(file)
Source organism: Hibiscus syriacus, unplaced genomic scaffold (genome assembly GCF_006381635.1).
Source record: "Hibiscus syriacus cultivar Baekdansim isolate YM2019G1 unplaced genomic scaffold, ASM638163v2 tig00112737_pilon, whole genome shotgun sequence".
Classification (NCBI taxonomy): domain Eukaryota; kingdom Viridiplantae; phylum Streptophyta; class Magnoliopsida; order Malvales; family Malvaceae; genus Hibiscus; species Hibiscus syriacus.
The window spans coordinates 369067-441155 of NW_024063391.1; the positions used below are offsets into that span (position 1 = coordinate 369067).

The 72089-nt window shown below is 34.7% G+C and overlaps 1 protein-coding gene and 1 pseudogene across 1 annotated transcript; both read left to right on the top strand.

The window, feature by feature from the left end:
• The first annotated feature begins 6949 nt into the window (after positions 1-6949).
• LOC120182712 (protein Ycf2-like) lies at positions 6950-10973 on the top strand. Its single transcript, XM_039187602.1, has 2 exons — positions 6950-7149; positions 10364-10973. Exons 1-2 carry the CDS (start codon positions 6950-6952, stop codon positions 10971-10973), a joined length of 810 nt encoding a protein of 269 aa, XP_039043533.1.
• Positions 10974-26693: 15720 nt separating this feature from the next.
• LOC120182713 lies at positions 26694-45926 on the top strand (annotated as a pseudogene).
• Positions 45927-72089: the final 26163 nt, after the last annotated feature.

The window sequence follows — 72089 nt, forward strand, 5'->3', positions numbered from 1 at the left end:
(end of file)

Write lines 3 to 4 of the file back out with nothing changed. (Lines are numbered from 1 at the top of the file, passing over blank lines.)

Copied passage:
Classification (NCBI taxonomy): domain Eukaryota; kingdom Viridiplantae; phylum Streptophyta; class Magnoliopsida; order Malvales; family Malvaceae; genus Hibiscus; species Hibiscus syriacus.
The window spans coordinates 369067-441155 of NW_024063391.1; the positions used below are offsets into that span (position 1 = coordinate 369067).